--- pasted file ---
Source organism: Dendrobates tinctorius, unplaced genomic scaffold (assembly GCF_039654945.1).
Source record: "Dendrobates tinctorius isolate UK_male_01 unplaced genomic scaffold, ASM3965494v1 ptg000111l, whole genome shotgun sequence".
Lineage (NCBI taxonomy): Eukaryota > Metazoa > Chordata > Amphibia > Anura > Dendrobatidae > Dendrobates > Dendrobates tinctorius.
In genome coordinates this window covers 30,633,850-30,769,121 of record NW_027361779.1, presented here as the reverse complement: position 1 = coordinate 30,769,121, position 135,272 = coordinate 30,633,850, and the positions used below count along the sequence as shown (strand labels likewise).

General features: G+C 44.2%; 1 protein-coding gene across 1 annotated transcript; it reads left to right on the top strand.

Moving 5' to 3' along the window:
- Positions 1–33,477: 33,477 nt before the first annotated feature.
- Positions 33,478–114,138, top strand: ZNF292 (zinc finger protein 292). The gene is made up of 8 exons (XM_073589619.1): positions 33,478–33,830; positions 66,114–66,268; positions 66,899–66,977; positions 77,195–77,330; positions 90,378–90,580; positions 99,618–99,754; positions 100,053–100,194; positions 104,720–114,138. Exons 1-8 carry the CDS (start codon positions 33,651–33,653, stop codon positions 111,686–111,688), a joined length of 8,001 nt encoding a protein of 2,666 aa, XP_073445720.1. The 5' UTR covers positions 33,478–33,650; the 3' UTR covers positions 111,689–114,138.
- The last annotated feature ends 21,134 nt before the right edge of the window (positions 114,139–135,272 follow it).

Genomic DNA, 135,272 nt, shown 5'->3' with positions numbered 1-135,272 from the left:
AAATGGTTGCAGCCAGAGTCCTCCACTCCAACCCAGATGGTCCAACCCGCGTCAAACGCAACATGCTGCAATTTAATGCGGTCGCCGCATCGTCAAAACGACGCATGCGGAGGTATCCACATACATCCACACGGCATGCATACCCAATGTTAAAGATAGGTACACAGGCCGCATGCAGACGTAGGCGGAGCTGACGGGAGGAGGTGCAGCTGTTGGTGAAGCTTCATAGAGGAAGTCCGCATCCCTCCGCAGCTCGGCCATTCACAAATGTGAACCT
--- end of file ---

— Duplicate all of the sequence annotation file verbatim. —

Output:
Source organism: Dendrobates tinctorius, unplaced genomic scaffold (assembly GCF_039654945.1).
Source record: "Dendrobates tinctorius isolate UK_male_01 unplaced genomic scaffold, ASM3965494v1 ptg000111l, whole genome shotgun sequence".
Lineage (NCBI taxonomy): Eukaryota > Metazoa > Chordata > Amphibia > Anura > Dendrobatidae > Dendrobates > Dendrobates tinctorius.
In genome coordinates this window covers 30,633,850-30,769,121 of record NW_027361779.1, presented here as the reverse complement: position 1 = coordinate 30,769,121, position 135,272 = coordinate 30,633,850, and the positions used below count along the sequence as shown (strand labels likewise).

General features: G+C 44.2%; 1 protein-coding gene across 1 annotated transcript; it reads left to right on the top strand.

Moving 5' to 3' along the window:
- Positions 1–33,477: 33,477 nt before the first annotated feature.
- Positions 33,478–114,138, top strand: ZNF292 (zinc finger protein 292). The gene is made up of 8 exons (XM_073589619.1): positions 33,478–33,830; positions 66,114–66,268; positions 66,899–66,977; positions 77,195–77,330; positions 90,378–90,580; positions 99,618–99,754; positions 100,053–100,194; positions 104,720–114,138. Exons 1-8 carry the CDS (start codon positions 33,651–33,653, stop codon positions 111,686–111,688), a joined length of 8,001 nt encoding a protein of 2,666 aa, XP_073445720.1. The 5' UTR covers positions 33,478–33,650; the 3' UTR covers positions 111,689–114,138.
- The last annotated feature ends 21,134 nt before the right edge of the window (positions 114,139–135,272 follow it).

Genomic DNA, 135,272 nt, shown 5'->3' with positions numbered 1-135,272 from the left:
AAATGGTTGCAGCCAGAGTCCTCCACTCCAACCCAGATGGTCCAACCCGCGTCAAACGCAACATGCTGCAATTTAATGCGGTCGCCGCATCGTCAAAACGACGCATGCGGAGGTATCCACATACATCCACACGGCATGCATACCCAATGTTAAAGATAGGTACACAGGCCGCATGCAGACGTAGGCGGAGCTGACGGGAGGAGGTGCAGCTGTTGGTGAAGCTTCATAGAGGAAGTCCGCATCCCTCCGCAGCTCGGCCATTCACAAATGTGAACCT